Their work to perfect the design of the common bicycle lead them to believe
that conquering flight was not a question of providing sufficient power to the
aircraft as it was providing mechanisms of control and balance to properly keep
the aircraft steady with sufficient consistency that it could take to the air.

Long before that first successful flight, the Wright brothers conducted their
research. Using their bicycle shop as a makeshift laboratory, they first
experimented with gliders and unmanned aircraft to refine their theories and
their designs. But finally on December 17, 1903, they achieved their dream of
manned flight, even if only for a short time. Orville Wright's account of that
first flight is scientific and understated.

"Wilbur started the fourth and last flight at just about 12 o'clock. The first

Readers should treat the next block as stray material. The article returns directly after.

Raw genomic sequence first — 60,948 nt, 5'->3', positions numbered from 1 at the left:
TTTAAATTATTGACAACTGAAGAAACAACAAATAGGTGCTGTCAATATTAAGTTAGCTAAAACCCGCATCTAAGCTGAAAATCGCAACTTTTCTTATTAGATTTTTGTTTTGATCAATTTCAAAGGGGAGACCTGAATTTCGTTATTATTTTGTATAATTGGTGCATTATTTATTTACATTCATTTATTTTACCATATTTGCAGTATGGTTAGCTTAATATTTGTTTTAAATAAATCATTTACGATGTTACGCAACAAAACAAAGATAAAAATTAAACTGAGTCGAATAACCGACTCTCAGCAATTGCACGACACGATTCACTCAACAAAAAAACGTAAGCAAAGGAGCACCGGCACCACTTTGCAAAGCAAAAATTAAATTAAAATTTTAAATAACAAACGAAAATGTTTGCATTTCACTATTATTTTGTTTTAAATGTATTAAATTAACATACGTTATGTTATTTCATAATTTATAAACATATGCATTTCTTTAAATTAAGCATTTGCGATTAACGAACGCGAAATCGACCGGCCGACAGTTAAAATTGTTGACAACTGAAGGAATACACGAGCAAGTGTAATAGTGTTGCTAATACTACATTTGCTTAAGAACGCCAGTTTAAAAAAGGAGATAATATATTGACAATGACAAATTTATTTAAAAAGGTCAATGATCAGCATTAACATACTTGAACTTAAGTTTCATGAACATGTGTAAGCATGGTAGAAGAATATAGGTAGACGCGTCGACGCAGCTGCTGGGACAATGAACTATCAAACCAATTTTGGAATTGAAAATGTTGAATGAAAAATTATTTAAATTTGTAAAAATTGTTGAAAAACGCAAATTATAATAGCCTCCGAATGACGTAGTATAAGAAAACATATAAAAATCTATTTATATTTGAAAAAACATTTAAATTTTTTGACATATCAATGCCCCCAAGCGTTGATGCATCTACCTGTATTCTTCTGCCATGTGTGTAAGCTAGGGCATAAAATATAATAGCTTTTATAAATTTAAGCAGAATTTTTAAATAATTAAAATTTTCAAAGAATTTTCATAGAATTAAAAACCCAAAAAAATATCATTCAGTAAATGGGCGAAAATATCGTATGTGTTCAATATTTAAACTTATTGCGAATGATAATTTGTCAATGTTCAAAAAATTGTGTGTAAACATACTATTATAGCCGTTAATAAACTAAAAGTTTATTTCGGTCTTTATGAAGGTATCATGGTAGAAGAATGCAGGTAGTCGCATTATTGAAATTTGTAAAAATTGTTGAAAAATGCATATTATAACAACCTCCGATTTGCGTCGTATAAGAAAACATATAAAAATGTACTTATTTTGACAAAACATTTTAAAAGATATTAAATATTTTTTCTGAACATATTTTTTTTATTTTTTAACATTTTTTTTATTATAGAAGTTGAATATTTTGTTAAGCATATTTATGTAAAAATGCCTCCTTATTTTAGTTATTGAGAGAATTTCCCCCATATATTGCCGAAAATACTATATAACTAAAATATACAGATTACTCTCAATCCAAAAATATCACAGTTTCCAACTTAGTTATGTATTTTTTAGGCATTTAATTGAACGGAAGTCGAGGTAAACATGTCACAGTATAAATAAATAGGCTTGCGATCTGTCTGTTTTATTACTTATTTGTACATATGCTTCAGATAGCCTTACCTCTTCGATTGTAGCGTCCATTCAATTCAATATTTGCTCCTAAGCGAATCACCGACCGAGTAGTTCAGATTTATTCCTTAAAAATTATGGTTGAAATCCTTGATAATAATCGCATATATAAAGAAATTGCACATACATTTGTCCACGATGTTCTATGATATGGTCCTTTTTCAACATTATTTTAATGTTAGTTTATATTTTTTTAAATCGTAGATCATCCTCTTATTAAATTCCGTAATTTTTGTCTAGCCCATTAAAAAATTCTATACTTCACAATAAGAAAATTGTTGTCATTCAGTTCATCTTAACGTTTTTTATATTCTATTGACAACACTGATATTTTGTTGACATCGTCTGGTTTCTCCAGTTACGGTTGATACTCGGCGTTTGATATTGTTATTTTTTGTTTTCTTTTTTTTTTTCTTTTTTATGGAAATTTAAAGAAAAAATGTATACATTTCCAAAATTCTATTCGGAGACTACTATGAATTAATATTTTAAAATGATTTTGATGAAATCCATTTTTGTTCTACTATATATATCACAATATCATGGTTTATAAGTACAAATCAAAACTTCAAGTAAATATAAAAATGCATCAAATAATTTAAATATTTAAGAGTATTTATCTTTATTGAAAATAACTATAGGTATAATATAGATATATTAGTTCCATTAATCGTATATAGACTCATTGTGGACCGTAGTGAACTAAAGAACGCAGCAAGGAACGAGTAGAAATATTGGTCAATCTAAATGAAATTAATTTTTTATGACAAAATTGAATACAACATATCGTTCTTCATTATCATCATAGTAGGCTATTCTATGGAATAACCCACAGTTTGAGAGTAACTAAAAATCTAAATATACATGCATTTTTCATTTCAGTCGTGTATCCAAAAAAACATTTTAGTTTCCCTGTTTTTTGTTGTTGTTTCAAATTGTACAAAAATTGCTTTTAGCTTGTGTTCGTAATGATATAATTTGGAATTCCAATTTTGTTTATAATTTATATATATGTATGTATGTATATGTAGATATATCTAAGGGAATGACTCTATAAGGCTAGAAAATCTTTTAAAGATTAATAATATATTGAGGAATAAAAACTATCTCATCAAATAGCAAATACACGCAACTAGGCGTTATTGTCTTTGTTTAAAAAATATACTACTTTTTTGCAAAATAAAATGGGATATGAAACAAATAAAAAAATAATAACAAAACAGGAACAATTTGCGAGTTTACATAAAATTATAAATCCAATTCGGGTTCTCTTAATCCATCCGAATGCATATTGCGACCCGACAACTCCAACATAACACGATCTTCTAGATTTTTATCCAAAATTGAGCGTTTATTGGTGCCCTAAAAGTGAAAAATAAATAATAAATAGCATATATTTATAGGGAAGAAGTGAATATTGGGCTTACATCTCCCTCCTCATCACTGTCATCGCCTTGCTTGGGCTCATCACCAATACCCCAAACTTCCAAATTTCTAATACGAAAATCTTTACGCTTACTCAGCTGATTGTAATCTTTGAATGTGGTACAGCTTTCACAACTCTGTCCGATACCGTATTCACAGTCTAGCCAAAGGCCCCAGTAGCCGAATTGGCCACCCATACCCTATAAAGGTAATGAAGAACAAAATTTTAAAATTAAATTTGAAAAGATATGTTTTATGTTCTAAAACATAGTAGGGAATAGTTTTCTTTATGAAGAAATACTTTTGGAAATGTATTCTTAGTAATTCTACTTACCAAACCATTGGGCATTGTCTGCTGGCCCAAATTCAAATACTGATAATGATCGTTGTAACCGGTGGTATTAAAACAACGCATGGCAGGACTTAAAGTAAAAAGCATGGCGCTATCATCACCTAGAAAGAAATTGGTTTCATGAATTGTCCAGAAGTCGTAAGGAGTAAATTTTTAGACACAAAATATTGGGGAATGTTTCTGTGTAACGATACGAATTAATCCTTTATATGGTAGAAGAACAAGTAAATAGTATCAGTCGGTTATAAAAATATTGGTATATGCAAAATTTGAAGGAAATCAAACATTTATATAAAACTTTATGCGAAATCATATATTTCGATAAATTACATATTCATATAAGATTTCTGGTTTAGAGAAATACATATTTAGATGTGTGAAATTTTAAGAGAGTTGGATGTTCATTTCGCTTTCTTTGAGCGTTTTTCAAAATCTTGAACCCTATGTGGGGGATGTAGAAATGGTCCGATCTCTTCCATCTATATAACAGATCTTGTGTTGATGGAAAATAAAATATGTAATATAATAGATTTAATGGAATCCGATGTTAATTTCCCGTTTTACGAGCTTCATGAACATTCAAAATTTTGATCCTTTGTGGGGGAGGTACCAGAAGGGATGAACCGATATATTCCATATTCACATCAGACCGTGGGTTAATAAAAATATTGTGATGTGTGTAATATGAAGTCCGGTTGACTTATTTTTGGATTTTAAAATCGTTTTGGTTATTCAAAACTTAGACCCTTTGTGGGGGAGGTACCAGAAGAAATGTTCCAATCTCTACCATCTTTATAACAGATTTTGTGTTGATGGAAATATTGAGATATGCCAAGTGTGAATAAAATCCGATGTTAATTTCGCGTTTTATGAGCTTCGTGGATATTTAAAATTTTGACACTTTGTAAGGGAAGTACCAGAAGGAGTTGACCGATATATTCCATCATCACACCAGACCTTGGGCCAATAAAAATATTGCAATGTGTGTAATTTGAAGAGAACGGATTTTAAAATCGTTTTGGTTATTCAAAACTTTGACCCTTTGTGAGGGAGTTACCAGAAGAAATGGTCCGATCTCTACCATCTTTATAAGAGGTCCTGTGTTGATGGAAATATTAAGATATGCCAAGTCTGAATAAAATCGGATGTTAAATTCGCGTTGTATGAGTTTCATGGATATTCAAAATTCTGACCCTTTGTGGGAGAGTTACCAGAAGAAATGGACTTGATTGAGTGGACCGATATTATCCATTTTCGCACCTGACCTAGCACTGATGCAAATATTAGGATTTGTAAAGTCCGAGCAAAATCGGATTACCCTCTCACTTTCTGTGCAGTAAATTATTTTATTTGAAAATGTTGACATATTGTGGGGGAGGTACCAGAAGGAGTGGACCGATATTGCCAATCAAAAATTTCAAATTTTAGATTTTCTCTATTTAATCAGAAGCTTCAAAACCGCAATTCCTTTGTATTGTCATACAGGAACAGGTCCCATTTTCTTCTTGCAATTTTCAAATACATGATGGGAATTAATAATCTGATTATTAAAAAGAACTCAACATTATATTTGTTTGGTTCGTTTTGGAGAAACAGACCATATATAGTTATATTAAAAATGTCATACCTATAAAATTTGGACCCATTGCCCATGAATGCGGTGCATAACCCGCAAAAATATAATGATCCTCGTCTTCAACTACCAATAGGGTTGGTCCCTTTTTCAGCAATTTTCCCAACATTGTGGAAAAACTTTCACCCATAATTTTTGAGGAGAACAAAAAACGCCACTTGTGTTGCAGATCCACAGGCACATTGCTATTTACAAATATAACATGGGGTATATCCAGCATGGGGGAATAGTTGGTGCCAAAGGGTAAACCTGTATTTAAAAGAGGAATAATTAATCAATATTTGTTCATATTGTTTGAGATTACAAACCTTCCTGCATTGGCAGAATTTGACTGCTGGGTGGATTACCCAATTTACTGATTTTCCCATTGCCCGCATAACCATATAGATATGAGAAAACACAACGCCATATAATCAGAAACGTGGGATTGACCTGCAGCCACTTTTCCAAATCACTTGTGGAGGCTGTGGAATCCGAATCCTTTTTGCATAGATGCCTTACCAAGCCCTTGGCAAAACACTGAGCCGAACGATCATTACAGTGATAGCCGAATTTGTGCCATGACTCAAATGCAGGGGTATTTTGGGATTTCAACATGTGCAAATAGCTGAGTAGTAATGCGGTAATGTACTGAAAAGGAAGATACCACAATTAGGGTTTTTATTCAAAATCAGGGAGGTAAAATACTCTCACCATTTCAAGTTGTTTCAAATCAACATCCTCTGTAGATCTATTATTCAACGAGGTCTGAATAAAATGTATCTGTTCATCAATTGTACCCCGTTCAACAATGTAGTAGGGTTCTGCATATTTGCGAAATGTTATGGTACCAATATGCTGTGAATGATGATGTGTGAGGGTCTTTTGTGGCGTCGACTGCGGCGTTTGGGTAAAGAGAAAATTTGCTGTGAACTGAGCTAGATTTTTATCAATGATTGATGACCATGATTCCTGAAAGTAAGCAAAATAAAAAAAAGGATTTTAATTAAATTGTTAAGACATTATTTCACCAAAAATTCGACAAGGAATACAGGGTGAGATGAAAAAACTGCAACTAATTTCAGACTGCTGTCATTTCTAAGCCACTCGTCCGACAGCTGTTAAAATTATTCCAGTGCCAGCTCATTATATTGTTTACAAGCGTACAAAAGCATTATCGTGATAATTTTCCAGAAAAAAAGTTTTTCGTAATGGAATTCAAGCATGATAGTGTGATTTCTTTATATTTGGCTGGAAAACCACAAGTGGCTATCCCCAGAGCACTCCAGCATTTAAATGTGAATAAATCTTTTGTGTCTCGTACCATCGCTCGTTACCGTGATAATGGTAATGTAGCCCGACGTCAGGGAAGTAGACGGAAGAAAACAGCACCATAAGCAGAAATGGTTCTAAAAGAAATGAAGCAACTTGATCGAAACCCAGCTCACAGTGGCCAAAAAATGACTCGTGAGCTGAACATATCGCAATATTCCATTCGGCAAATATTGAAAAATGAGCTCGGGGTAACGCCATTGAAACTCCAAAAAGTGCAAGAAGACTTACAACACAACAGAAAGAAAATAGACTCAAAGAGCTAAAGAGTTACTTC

few hundred feet were up and down, as before, but by the time three hundred
feet had been covered, the machine was under much better control. The course
for the next four or five hundred feet had but little undulation. However, when
out about eight hundred feet the machine began pitching again, and, in one of
its darts downward, struck the ground. The distance over the ground was
measured to be 852 feet; the time of the flight was 59 seconds."

Little did the Wright brothers know that an entire new industry would be built
around these simple experiments. Moreover, they had achieved a dream man had
dreamed for centuries, to actually be able to fly above the ground and come
back safely. It is truly one of the great accomplishments of American history.